More than halfway through their much-publicized and unusual crowd-funding campaign (launched on July 6), independent alt-rock radio station CD102.5 has raised more than $130,000 - an impressive number, but just 13 percent of their lofty goal of $1 million-plus.

More than halfway through their much-publicized and unusual crowd-funding campaign (launched on July 6), independent alt-rock radio station CD102.5 has raised more than $130,000 - an impressive number, but just 13 percent of their lofty goal of $1 million-plus.

Station owner Randy Malloy knows the campaign faces communication challenges in both conveying the reason for the need - their goal is to own their own broadcast license, which they currently lease - and the reason they think listeners should support a for-profit station.

"It's an Indiegogo crowdfunding campaign that we've thought about for the last couple years," explained Malloy in a telephone interview this week. "And the idea is to create a groundswell of support from the Columbus audience to help us acquire our broadcast license."

There's more to running a radio station than acquiring the equipment needed to broadcast. You also need to license a frequency to broadcast on, similar to a local liquor license for a bar - only on a much more expensive scale.

"The broadcast license is the thing that the [Federal Communications Commission) controls that, without [it], you become pirate radio," said Malloy. The station currently leases its license in a contract that expires at the end of 2017. Like a home renter, they deal with the uncertainty of rate increases … or the possibility of some other entity buying the license that no longer wants to lease it.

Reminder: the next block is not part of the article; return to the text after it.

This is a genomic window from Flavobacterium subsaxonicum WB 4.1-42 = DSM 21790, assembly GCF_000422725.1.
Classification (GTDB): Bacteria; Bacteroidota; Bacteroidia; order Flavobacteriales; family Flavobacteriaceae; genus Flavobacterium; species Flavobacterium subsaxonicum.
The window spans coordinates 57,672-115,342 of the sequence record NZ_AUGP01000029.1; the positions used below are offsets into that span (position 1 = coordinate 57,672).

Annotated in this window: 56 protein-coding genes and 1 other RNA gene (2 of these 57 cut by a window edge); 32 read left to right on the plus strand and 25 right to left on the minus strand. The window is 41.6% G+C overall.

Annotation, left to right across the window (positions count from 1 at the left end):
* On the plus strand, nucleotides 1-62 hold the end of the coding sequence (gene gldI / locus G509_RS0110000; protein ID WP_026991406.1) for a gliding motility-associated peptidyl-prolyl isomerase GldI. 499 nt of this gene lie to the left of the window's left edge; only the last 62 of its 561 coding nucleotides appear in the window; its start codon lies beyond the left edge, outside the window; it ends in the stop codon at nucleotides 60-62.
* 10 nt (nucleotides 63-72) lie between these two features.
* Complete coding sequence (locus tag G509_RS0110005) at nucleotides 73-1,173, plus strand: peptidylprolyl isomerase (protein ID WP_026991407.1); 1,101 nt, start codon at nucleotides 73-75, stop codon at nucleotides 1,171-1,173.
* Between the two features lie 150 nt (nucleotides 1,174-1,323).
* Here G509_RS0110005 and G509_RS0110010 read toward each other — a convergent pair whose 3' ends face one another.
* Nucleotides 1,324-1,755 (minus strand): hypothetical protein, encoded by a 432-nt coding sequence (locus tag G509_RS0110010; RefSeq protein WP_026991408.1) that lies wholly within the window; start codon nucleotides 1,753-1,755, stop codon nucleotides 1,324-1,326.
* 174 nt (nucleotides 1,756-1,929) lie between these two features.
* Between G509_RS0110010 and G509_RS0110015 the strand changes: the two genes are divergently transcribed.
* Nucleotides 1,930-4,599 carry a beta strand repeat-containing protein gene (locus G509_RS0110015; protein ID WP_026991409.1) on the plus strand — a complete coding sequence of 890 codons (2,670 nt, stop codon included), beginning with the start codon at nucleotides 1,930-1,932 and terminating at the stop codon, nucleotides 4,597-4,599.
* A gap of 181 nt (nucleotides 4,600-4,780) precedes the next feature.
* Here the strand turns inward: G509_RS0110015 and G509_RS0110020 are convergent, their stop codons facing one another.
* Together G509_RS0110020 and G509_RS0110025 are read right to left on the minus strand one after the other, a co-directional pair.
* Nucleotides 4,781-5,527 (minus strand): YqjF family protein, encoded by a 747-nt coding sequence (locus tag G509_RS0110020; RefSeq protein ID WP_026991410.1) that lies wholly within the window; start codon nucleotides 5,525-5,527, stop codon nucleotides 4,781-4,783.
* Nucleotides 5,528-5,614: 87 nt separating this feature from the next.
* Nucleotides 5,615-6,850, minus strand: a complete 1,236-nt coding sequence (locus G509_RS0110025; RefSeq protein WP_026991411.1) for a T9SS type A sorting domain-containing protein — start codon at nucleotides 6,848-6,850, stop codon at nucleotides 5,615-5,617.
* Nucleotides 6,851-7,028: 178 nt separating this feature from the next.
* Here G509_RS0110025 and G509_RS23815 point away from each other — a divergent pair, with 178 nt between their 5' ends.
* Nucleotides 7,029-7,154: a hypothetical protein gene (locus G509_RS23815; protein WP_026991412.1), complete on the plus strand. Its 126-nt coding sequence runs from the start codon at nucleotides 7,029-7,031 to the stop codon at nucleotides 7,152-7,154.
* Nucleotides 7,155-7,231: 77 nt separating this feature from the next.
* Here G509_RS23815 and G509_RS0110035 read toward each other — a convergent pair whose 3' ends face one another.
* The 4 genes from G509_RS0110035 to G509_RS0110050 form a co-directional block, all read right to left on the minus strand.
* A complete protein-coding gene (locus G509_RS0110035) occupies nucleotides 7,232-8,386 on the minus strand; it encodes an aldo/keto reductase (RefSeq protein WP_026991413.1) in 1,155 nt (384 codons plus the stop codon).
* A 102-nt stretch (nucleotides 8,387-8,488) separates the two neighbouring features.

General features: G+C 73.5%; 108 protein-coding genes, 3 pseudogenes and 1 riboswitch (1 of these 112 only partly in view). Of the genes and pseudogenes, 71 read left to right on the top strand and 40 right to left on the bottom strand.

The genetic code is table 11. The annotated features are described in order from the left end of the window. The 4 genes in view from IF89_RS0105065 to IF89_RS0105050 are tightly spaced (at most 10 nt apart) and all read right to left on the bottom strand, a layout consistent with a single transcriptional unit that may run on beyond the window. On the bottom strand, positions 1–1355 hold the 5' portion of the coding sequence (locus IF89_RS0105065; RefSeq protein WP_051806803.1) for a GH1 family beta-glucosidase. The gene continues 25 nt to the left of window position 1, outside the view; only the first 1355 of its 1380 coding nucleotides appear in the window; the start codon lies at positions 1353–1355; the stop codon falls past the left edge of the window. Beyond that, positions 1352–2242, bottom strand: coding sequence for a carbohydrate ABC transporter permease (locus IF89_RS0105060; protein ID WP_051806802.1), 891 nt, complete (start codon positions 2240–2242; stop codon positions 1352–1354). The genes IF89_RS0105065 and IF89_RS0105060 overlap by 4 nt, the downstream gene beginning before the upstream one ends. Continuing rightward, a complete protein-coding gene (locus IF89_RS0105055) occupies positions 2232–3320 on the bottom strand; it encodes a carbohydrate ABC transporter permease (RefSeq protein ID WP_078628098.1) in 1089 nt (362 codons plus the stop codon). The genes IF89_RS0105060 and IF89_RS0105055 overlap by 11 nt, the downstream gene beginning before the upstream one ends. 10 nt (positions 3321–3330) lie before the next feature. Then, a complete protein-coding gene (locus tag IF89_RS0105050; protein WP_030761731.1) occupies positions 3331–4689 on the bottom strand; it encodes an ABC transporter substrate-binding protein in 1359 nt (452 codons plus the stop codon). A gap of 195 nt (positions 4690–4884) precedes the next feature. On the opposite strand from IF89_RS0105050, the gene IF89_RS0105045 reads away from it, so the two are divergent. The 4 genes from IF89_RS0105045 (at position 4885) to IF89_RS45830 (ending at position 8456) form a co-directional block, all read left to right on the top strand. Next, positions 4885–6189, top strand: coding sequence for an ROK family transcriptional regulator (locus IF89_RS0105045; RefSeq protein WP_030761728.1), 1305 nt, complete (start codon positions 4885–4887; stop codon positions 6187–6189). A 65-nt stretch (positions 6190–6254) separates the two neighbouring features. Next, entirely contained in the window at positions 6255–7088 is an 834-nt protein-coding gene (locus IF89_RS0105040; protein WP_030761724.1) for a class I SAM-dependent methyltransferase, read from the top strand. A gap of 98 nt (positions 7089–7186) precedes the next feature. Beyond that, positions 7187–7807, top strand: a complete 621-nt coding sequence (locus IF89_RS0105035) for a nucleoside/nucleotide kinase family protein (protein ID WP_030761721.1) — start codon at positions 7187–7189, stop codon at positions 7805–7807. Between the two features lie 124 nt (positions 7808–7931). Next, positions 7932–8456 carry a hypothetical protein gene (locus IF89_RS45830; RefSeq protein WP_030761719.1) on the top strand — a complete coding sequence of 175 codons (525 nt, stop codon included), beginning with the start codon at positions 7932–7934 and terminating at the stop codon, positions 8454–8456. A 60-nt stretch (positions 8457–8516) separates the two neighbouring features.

Malloy says the cost of buying is typically about $5 million. "We're a small company. We only have ten full-time employees," said Malloy. "The problem is we don't have a large corporation that's funding us … it's just us. So even to have the down payment for a lending institution, we need to raise a large amount of capital."

The station used an Indiegogo structure that means they'll receive the donated funds (minus fees) even if they don't reach their initial $1 million goal. That goal gives them enough funds to seek a loan for the full purchase.

"We would have enough money to find a financial institution that understands what a broadcast license is … to lend us money so we can buy the broadcasting license and take the uncertainty away that someone could buy and stop leasing to us, because that's the overall fear," said Malloy.

Malloy knows that some wonder why they need to seek listener help. "We pay our bills," he said. "We're paying $20,000 a month now for our broadcast license rental … we have health insurance for employees and all the things that go along with being good employers."

Armchair businesspeople have been quick with solutions that have already been explored. Streaming? The station faced streaming royalty fees that are actually higher per stream than Spotify, a potential additional cost of $229,000 annually. Partnerships? They could only be accredited investors (i.e. non-millionaires need not apply) and require FCC approval. More commercials? "A print publication can add more pages," said Malloy. "I can't add more minutes to the day."

The campaign will continue through early September, featuring more pop-up perks from local entities and national bands who support the station's alternative-rock mission - and their desire to "Keep Alternative Radio Independent."

"If it was a huge outpouring and every listener we have donated $25, it would raise millions and millions of dollars," said Malloy. "The whole point is trying to secure our destiny."